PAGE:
This study is looking at genetics, antidepressant medication, and side effects. Although antidepressants, such as selective-serotonin reuptake inhibitors (SSRIs), are often effective and well-tolerated in children and adolescents, some will have difficulty with side effects.

One possible side effect is behavioral disinhibition. SSRI-induced behavioral disinhibition (SIBD) is characterized by a rapid onset of aggression, agitation, impulsivity, or hyperactivity following a start or increase in SSRI medication. This can result in socially inappropriate behavior and can lead to devastating consequences (e.g. suicidal impulses, violence). 10%–20% of children treated with SSRIs experience behavioral disinhibition.

There is currently no way for doctors to predict which children will experience SIBD and other side effects. Knowing which genes could increase the chance of side effects with certain medications could give doctors and parents a simple, low cost, personalized tool for assessing risk and choosing a medication. This study is including children and adolescents who have taken an SSRI, both with and without side effects, to look for genes that may lead to side effects with certain medications. This is an exploratory study that will hopefully provide information to improve prescribing practices in the future.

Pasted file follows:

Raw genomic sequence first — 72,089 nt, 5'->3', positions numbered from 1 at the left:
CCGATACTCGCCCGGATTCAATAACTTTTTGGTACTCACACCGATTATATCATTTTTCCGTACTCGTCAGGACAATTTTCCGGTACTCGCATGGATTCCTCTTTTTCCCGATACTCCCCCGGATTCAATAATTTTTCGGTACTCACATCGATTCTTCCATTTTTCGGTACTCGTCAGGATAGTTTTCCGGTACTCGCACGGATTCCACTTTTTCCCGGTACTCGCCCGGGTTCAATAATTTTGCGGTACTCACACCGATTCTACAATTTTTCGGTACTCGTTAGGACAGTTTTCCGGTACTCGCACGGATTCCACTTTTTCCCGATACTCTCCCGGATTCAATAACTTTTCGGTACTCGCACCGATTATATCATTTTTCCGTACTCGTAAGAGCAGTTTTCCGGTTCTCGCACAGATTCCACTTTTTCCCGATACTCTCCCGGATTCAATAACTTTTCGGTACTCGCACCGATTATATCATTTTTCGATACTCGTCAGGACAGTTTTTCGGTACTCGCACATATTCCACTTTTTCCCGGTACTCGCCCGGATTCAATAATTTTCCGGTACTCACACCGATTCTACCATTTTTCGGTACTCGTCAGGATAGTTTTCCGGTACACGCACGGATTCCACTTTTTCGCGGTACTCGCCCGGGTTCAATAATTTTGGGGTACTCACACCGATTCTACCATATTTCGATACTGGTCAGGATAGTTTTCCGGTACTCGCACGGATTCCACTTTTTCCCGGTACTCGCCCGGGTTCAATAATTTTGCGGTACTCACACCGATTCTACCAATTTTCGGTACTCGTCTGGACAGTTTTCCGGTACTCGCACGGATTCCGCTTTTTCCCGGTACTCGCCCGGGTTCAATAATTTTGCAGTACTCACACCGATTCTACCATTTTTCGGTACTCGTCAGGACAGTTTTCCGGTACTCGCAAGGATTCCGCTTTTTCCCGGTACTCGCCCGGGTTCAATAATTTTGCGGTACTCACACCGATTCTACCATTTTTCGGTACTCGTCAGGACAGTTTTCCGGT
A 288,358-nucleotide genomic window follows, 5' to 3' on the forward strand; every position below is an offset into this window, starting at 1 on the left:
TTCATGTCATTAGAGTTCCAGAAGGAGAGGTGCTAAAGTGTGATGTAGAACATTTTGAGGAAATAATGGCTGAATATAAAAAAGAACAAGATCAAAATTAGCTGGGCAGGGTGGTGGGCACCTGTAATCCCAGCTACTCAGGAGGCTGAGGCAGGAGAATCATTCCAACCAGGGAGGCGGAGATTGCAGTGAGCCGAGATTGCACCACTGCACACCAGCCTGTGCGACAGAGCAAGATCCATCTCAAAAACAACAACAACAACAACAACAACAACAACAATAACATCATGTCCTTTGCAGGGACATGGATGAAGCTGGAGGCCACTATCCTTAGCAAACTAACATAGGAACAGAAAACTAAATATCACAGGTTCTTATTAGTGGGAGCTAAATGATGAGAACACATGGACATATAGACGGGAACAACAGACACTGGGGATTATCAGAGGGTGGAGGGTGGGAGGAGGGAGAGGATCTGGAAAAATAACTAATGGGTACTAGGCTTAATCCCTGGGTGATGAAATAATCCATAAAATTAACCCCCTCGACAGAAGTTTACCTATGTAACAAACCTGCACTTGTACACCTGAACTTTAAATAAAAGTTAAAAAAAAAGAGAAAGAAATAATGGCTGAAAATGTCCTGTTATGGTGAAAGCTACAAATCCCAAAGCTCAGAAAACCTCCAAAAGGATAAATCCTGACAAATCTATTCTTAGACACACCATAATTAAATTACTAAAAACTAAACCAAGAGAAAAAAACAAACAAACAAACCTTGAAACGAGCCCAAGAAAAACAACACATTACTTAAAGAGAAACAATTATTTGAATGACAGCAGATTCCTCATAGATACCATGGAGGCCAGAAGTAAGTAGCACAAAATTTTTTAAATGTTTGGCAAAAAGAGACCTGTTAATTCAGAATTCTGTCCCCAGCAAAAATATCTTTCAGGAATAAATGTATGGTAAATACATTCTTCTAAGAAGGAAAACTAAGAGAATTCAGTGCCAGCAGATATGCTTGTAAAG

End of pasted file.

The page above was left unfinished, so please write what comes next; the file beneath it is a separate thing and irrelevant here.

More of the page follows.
Currently recruiting participants: Yes

Eligible gender: Male, Female, Transgender, Other

Eligible ages: 6 to 24

Inclusion criteria:

1. Aged 6 – 24 years
2. Located in Alberta, Saskatchewan, Manitoba or British Columbia.
3. Medical records available (Alberta participants ONLY).
4. Diagnosis of MDD, anxiety disorder, or OCD
5. Current or past history of SSRI therapy
6. [Cases Only] History of behavioral disinhibition or other adverse effects following SSRI therapy that resolved after reduction or discontinuation of SSRI therapy.
7. [Controls Only] Current or past SSRI therapy for a minimum of 8 weeks without an occurrence/history of behavioral disinhibition or other adverse effects.

Exclusion criteria:

1. Inability of parent/legal guardian to give informed consent or inability of the child to give informed assent
2. Unwillingness of child to provide saliva sample for genetic analysis
3. Current, past or suspected diagnosis of attention deficit hyperactivity disorder, oppositional defiant disorder, conduct disorder, bipolar disorder, psychotic disorder, or pervasive developmental disorder.


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Additional information

Contact information

Dr. Chad Bousman

Principal investigator:

Chad Bousman

Clinical trial: